Roselle was inducted into the New York State Broadcasters Hall of Fame in 2010, just one of many honors he received in his long career. Starting in 1974, he was a fixture each summer at the Chautauqua Institution, broadcasting live each morning from a studio there. Chautauqua honored him in 2014 with a “Jim Roselle Day.”

Community Broadcasters is moving a translator from Elmira up I-86 to Olean. What’s now W228AT (93.5) in Elmira will shift to 107.1 when it moves to Community’s WHDL (1450), running 250 watts from the tower of sister station WPIG (95.7 Olean).

Here in Rochester, there’s a new lineup at Entercom top-40 WPXY (97.9): Chris Debbins (on-air, he’s just “Debbins”) moves from nights to afternoons now that Emily Wild has moved down the road to Buffalo sister station WLKK. Middayer Chris “CK” Konya moves to nights, and middays will now be tracked from Norfolk, Virginia sister station WNVZ by that station’s PD, Natalia Soniak. On weekends, WPXY adds Mike Kerr, who’s also been doing weekends and swing at Buffalo sister station WKSE (Kiss 98.5).

wxir-lpTwo new LPFMs are on the air in Rochester: New Day Global Mission’s WARI-LP (98.5) is running Spanish-language religious programming on a very weak signal from the city’s northeast side; Rochester Community TV’s WXIR-LP (100.9) signed on Wednesday as “Extreme Independent Radio,” playing what sounds mostly like R&B and jazz so far.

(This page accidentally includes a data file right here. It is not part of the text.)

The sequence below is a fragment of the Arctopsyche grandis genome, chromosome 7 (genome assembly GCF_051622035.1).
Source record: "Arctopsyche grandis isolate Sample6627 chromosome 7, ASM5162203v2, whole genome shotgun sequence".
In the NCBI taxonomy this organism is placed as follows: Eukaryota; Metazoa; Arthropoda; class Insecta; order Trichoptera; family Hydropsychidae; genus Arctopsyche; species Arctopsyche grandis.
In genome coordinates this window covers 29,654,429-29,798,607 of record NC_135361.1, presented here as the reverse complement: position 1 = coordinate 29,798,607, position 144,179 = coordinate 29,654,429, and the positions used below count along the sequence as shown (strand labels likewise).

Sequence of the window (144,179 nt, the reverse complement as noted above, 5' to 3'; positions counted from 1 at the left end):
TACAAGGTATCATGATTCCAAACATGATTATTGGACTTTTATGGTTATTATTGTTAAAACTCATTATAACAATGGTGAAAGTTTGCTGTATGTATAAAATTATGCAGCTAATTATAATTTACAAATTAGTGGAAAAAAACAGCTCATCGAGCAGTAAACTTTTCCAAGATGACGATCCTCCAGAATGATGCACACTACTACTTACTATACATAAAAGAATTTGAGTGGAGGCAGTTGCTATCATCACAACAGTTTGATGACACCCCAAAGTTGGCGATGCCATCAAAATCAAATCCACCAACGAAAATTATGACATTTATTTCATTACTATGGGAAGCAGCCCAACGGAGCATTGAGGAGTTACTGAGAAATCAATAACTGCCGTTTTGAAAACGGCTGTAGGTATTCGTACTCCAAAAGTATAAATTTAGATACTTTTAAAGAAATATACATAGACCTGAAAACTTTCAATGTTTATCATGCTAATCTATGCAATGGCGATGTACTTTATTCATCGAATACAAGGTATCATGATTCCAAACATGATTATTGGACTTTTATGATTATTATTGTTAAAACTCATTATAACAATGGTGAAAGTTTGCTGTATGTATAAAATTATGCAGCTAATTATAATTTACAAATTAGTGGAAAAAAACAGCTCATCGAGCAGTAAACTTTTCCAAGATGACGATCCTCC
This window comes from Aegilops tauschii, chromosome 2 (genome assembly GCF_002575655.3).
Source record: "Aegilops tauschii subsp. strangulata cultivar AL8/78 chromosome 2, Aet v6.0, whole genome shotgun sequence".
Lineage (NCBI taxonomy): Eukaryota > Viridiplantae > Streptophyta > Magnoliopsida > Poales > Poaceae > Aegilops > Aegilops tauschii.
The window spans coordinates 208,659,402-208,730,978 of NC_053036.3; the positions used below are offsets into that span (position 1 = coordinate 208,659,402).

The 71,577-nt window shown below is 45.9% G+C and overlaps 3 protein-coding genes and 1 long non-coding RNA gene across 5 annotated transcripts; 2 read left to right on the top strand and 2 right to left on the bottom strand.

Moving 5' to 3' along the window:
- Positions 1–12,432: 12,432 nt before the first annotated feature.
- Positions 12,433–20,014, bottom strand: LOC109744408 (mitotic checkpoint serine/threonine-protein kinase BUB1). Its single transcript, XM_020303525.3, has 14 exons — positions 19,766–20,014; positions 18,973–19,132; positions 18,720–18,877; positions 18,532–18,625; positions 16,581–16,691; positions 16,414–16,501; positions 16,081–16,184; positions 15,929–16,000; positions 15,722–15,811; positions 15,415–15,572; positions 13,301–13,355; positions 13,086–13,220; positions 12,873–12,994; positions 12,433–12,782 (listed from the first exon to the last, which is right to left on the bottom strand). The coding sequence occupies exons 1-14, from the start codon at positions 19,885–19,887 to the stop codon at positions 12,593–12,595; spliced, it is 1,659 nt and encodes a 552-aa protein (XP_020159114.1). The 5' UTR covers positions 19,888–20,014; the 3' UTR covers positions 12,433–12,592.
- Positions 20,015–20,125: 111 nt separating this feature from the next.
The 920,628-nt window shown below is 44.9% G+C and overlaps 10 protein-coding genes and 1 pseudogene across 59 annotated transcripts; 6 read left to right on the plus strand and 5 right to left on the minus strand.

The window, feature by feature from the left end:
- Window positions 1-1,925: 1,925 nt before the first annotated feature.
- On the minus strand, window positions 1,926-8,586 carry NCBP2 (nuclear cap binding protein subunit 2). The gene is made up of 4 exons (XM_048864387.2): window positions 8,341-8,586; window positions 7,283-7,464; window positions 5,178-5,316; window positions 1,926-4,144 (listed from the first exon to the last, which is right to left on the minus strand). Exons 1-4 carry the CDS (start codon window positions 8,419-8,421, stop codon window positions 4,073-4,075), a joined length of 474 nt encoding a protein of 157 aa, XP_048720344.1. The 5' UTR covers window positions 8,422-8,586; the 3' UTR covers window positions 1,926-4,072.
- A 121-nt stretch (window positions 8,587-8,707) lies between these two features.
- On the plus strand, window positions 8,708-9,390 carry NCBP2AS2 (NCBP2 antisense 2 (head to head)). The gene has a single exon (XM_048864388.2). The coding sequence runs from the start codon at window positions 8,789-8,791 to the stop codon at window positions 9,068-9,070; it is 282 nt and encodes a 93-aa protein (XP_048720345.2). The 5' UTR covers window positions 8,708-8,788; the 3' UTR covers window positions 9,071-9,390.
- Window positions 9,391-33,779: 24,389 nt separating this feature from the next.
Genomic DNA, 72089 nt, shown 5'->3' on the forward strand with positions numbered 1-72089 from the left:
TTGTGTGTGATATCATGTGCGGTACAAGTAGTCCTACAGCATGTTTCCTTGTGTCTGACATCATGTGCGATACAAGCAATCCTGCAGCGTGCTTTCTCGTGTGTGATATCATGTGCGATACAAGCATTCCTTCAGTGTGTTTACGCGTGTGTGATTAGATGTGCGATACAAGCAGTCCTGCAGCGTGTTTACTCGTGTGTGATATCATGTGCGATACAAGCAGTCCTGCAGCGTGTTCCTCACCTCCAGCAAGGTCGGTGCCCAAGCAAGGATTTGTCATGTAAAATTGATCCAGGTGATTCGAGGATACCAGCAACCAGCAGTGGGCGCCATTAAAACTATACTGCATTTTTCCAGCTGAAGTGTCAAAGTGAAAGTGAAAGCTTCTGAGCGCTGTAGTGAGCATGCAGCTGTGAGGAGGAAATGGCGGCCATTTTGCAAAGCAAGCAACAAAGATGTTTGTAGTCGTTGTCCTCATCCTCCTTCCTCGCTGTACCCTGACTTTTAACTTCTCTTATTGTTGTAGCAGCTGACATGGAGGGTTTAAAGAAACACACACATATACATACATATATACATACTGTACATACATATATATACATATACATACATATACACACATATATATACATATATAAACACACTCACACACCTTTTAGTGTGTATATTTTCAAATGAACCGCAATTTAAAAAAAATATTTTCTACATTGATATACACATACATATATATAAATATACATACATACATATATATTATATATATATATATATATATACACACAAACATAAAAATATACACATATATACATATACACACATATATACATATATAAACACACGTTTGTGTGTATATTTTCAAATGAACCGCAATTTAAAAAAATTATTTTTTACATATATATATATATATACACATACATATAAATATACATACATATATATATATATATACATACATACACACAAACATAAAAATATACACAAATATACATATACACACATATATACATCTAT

And we can’t let the death of Joe Garagiola on Wednesday at age 90 go unmentioned. While he didn’t work on local New York radio, Garagiola was a New York fixture during many years at NBC, including hosting “Today” from 1967-1973 and 1990-92, “Monitor” on NBC Radio in 1969 and 1970, guest-hosting the “Tonight Show” for Johnny Carson in the 1960s and 1970s, and of course his many years calling baseball’s Game of the Week.

wobm-newlogo*A new logo usually doesn’t make much news hereabouts, but this one counts for a mention in NEW JERSEY, where Townsquare’s WOBM-FM (92.7 Toms River) unveiled this new logo last week.

WOBM is one of two Jersey Shore FMs marking anniversaries this year: it’s turning 48, and WJRZ (100.1 Manahawkin) will be turning 40 on July 4.